13. Ogawa, H. andT. Kira 1977. Methods of estimating forest biomass.In T. Shidei and T. Kira, ed., Primary Productivity of Japanese Forests—Productivity of Terrestrial Communities—, JIBP Synthesis, vol. 16, pp. 15–25. Univ. of Tokyo Press, Tokyo.Google Scholar
  14. —. 1965. Comparative ecological studies on three main types of forest vegetation, in Thailand. II. Plant biomass. Nature and Life in SE Asia4: 49–80.Google Scholar
  15. Reineke, L.H. 1933. Perfecting a stand-density index for even-aged forests. J. Agric. Res.46: 627–638.Google Scholar
  16. Richards, P.W. 1952. The Tropical Rain Forest (Reprinted with corrections 1979). Cambridge Univ. Press, Cambridge.Google Scholar
  17. Shidei, T. 1956. Problems of Stand Density. Japan Forest Technical Society, Tokyo (in Japanese).Google Scholar
  18. — 1967. Forest Tending and Its Ecological Bases. Norin Shuppan, Tokyo (in Japanese).Google Scholar
  19. Tadaki, Y. 1963. The pre-estimating of stem yield based on the competition-density effect. Bull. Gov. For. Exp. Sta., Tokyo154: 1–19.Google Scholar
  20. — 1964. Effect of thinning on stem yield volume studied with competition-density effect; on the case ofPinus densiflora. Bull. Gov. For. Exp. Sta., Tokyo166: 1–22.Google Scholar
  21. —. 1963. The ecological studies on the quantitative thinning. Bull. Kyoto Univ. For.34: 1–31.Google Scholar
  22. Takayasu, H. 1986. Fractal. Asakura Syoten, Tokyo (in Japanese).Google Scholar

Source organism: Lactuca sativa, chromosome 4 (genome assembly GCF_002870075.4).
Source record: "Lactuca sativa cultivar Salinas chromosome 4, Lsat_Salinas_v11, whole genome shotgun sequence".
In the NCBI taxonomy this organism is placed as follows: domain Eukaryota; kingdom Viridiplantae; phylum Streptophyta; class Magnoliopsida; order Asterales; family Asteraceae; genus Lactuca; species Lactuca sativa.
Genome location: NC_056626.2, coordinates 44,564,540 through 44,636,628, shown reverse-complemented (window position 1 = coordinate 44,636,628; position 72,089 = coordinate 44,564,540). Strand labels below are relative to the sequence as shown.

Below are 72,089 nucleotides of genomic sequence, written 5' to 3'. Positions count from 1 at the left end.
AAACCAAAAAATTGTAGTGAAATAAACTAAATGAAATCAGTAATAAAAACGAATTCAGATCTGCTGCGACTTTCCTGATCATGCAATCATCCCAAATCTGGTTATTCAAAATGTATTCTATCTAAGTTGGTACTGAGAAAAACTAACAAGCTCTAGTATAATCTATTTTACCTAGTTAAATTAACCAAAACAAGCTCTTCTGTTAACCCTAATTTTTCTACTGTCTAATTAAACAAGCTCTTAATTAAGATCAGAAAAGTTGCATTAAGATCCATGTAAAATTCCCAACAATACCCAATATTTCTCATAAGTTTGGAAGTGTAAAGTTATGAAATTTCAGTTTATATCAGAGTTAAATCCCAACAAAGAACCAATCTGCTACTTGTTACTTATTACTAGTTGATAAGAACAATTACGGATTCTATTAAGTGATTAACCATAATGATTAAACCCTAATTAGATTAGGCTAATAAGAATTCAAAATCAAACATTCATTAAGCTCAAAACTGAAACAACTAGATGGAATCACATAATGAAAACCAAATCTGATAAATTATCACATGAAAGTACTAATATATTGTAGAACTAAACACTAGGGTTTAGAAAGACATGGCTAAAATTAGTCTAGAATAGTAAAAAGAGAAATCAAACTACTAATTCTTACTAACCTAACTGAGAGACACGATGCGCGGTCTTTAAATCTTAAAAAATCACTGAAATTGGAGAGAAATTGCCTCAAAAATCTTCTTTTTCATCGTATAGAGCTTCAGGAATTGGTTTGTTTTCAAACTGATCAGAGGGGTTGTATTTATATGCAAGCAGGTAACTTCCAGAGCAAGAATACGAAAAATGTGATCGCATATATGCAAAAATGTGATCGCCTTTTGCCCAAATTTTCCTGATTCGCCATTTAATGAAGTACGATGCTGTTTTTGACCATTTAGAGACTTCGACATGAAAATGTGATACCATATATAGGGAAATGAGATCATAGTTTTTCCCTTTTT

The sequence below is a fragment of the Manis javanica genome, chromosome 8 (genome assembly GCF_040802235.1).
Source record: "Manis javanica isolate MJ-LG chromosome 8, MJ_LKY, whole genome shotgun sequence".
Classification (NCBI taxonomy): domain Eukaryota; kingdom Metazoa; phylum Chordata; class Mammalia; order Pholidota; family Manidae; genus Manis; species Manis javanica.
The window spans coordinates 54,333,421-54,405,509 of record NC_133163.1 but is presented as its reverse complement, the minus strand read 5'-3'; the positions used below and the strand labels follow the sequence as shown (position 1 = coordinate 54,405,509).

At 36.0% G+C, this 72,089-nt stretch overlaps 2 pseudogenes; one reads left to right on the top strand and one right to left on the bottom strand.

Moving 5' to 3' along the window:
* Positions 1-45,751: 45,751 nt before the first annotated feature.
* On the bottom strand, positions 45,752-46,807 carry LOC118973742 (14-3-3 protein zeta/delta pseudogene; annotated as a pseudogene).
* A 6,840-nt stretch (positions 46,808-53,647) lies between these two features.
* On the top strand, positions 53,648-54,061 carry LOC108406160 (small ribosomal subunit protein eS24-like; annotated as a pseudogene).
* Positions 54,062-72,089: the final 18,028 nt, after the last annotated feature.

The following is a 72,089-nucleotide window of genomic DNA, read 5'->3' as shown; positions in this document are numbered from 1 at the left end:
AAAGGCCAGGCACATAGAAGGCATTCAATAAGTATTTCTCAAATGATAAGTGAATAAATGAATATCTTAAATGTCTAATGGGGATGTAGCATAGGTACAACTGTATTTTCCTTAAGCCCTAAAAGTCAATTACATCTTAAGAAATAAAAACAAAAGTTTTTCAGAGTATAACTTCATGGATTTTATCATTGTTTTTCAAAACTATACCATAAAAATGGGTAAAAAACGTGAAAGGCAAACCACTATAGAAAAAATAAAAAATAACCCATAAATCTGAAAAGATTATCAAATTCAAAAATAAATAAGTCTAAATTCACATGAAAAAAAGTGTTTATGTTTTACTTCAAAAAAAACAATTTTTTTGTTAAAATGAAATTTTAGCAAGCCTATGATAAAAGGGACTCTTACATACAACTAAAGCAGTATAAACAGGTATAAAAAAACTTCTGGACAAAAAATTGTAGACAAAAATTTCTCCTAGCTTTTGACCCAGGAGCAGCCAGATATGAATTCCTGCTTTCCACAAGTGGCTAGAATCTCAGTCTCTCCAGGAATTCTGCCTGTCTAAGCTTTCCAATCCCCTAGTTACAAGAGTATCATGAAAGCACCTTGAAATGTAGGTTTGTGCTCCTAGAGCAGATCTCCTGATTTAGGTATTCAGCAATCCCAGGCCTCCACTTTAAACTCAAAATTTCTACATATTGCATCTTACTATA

23. White, J. 1981. The allometric interpretation of the self-thinning rule. J. Theor. Biol.89: 475–500.CrossRefGoogle Scholar
  24. Whitmore, T.C. 1984. Tropical Rain Forests of the Far East. Clarendon Press, Oxford.Google Scholar
  25. Yamakura, T. 1985a. Statistical basis for the 3/2 power law system (Frequency distribution of individual weight, stem diameter and height in plant stands. VIII). Jap. J. Ecol.35: 169–182.Google Scholar
  26. — 1985b. Tree height distribution inChamaecyparis obtusa plantations (Frequency distribution of individual weight, stem diameter and height in plant stands. IX). Jap. J. Ecol.35: 345–355.Google Scholar
  27. — 1987. An empirical approach to the analysis of forest stratification. I. Proposed graphical method derived by using an empirical distribution function. Bot. Mag. Tokyo100: 109–128.CrossRefGoogle Scholar
  28. — 1988. An empirical approach to the analysis of forest stratification. II. Quasi-1/2 power law of tree height in stratified forest communities. Bot. Mag. Tokyo101: 153–162.CrossRefGoogle Scholar
  29. — 1980. Frequency distribution of individual weight, stem diameter and height in plant stands. I. Proposed new distribution density functions derived by using the finite difference method. Jap. J. Ecol.30: 307–321.Google Scholar
  30. Yoda, K. 1965. A preliminary survey of the forest vegetation of eastern Nepal. I. Methods of survey and original data.In M. Numata, ed., Ecological Study and Mountaineering of Mt. Nubur in Eastern Nepal, 1963, pp. 45–73. Himalayan Expedition of Chiba Univ., Chiba.Google Scholar
  31. —. 1963. Self-thinning in overcrowded pure stands under cultivated and natural conditions (Intraspecific competition among higher plants. XI). J. Biol. Osaka City Univ.14: 107–129.Google Scholar

Copyright information

© The Botanical Society of Japan 1989

Authors and Affiliations

  • Takuo Yamakura
    • 1
  1. 1.Department of Biology, Faculty of ScienceOsaka City UniversityOsaka

Personalised recommendations